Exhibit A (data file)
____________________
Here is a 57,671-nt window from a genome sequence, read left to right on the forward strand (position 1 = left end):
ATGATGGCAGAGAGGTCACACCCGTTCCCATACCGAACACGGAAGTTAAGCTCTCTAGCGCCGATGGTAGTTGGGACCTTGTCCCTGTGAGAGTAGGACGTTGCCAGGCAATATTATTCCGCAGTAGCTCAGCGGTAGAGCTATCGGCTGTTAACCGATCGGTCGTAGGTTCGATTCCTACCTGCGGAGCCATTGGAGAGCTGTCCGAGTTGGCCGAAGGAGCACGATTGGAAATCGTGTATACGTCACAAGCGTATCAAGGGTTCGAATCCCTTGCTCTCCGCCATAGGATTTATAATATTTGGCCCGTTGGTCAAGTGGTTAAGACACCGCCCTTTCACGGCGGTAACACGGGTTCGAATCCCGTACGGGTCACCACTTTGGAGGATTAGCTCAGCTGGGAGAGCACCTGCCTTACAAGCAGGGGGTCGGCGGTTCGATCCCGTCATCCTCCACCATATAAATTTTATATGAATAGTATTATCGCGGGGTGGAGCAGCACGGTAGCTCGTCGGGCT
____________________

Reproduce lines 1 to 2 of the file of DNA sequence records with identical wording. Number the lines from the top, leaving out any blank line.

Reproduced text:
Here is a 57,671-nt window from a genome sequence, read left to right on the forward strand (position 1 = left end):
ATGATGGCAGAGAGGTCACACCCGTTCCCATACCGAACACGGAAGTTAAGCTCTCTAGCGCCGATGGTAGTTGGGACCTTGTCCCTGTGAGAGTAGGACGTTGCCAGGCAATATTATTCCGCAGTAGCTCAGCGGTAGAGCTATCGGCTGTTAACCGATCGGTCGTAGGTTCGATTCCTACCTGCGGAGCCATTGGAGAGCTGTCCGAGTTGGCCGAAGGAGCACGATTGGAAATCGTGTATACGTCACAAGCGTATCAAGGGTTCGAATCCCTTGCTCTCCGCCATAGGATTTATAATATTTGGCCCGTTGGTCAAGTGGTTAAGACACCGCCCTTTCACGGCGGTAACACGGGTTCGAATCCCGTACGGGTCACCACTTTGGAGGATTAGCTCAGCTGGGAGAGCACCTGCCTTACAAGCAGGGGGTCGGCGGTTCGATCCCGTCATCCTCCACCATATAAATTTTATATGAATAGTATTATCGCGGGGTGGAGCAGCACGGTAGCTCGTCGGGCT